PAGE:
Americans live in a dream. It’s mostly a “media” dream at this point, a benumbing i.v. drip straight to the brain of TV, movies, pop music, video games, news “product,” and of course that enormous expanding plastic inevitable collective mind-dump that goes by the name of advertising—are we still exposed to approximately 5,000 ads each day, or has the number gone up since I came across this amazing statistic some years ago?—most of which is worse than worthless when it comes to trying to live an authentic life, i.e., one that might lead us to some functional level of self-knowledge, to some working awareness of what it means to be a human being in the world.
Not even 9/11 could shock us out of the dream, and as Susan Faludi shows in The Terror Dream, the dream is such a fixed condition of American existence that it swallowed 9/11 whole. If that catastrophe didn’t shock us awake, what will? Faludi’s dissection of the national id is even almost funny in a twisted, cringe-and-shiver way, until you remember just how much death and ruination have come of America’s years-long wallow in “Hollywood heroism.” It seems that our country became confused—we mistook the characters that John Wayne played in movies for real people, which led us to “Rumstud,” “the manly virtues,” the grotesquerie of President Bush—AWOL for how many months from his National Guard unit in 1972?—being described in Newsweek as a “fighting machine” thanks to a new exercise regimen and a buffed-up physique, Cheney—six deferments for Vietnam!—bemoaning American “weakness” and “vacillation,” self-professed Christians shrugging off “collateral damage” and on and on. At a certain point hypocrisy crosses over to schizophrenia. Are we there yet?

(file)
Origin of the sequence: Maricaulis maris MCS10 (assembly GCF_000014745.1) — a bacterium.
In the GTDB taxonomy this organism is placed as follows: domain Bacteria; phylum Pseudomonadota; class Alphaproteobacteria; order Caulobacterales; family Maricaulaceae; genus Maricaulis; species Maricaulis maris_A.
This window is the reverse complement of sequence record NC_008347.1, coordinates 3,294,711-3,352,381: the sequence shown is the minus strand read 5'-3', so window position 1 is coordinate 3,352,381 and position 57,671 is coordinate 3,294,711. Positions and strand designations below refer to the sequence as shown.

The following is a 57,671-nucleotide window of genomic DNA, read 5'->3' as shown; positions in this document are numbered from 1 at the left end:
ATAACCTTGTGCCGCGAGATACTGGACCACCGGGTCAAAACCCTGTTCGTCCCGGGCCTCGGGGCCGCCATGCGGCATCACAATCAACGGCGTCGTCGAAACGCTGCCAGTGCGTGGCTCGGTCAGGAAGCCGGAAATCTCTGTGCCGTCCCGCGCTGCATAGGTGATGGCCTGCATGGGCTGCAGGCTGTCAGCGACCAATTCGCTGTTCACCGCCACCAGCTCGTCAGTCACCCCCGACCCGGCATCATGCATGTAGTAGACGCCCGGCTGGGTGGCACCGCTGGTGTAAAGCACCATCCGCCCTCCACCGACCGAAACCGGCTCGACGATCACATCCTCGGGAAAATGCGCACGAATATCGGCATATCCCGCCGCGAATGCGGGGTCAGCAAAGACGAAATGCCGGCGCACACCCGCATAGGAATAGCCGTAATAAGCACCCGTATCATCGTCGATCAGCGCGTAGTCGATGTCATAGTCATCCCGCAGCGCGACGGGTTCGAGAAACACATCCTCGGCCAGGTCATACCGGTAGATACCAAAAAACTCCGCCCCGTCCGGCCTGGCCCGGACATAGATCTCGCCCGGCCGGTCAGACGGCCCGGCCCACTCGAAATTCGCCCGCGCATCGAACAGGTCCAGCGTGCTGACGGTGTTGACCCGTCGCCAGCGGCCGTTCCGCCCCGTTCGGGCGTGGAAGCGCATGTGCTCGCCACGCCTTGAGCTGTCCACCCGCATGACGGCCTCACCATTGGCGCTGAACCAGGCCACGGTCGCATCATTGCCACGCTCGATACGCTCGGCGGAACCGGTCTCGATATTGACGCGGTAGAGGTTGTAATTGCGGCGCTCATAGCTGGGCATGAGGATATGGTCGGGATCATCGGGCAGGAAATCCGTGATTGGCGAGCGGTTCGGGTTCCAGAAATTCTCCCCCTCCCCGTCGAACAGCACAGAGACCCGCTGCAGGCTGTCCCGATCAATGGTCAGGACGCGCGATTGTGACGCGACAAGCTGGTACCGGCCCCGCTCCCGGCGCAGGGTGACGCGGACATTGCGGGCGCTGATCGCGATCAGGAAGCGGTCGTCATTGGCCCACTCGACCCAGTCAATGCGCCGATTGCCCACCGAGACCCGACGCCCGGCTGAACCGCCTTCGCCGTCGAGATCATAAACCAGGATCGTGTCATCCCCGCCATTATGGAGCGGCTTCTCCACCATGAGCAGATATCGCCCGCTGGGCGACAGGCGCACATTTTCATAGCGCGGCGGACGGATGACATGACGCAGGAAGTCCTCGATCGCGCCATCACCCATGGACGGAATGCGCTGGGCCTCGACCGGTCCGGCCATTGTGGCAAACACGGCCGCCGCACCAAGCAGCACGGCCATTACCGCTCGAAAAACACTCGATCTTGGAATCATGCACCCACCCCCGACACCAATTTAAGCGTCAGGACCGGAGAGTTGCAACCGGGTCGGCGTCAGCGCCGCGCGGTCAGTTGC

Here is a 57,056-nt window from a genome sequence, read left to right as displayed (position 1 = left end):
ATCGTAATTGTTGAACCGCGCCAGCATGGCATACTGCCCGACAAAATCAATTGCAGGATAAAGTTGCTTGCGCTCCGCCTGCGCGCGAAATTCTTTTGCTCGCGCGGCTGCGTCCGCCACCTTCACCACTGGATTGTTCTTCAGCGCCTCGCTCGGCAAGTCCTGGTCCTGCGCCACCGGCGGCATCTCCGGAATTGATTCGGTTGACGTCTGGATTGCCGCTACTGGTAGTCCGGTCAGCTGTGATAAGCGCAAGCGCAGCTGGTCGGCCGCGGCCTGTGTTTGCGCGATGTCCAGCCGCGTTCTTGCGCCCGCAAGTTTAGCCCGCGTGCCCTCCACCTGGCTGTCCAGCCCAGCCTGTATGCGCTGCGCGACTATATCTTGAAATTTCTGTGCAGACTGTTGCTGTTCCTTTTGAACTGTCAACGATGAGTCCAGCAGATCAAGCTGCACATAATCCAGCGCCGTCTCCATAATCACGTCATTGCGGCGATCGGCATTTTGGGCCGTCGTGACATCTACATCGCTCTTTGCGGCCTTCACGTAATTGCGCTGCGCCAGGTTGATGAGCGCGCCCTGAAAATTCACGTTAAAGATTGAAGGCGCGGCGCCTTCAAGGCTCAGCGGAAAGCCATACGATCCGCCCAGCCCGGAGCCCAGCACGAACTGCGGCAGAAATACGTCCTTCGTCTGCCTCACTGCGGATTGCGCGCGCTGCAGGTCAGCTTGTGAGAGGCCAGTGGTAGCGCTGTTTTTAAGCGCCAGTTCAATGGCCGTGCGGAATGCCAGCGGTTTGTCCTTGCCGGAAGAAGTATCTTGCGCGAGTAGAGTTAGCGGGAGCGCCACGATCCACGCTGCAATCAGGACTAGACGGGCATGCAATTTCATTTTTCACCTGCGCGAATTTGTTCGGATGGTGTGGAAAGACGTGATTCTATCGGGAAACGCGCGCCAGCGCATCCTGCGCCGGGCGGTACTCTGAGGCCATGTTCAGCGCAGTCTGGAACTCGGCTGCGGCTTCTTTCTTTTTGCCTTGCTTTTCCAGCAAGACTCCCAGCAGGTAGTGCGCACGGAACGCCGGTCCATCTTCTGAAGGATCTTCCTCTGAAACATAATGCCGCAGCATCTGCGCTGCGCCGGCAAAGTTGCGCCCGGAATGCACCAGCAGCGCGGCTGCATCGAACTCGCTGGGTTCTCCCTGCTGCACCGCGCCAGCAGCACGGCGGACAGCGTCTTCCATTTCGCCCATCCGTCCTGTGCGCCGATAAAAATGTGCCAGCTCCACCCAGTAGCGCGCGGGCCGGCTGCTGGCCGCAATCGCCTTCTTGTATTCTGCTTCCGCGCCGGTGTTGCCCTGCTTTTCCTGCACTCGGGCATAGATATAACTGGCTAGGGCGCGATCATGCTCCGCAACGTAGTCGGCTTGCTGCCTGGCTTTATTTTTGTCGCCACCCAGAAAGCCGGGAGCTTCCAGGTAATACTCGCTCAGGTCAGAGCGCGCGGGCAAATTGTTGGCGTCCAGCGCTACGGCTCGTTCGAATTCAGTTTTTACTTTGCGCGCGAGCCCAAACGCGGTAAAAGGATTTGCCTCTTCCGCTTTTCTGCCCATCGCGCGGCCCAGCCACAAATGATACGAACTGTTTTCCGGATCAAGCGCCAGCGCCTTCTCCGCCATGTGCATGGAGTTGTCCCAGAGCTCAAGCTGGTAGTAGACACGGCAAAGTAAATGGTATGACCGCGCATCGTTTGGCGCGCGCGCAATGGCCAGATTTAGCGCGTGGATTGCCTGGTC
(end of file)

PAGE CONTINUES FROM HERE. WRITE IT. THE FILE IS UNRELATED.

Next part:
Faludi doesn’t flinch. Nor should we. Read this book and maybe we’ll start to understand the country we live in.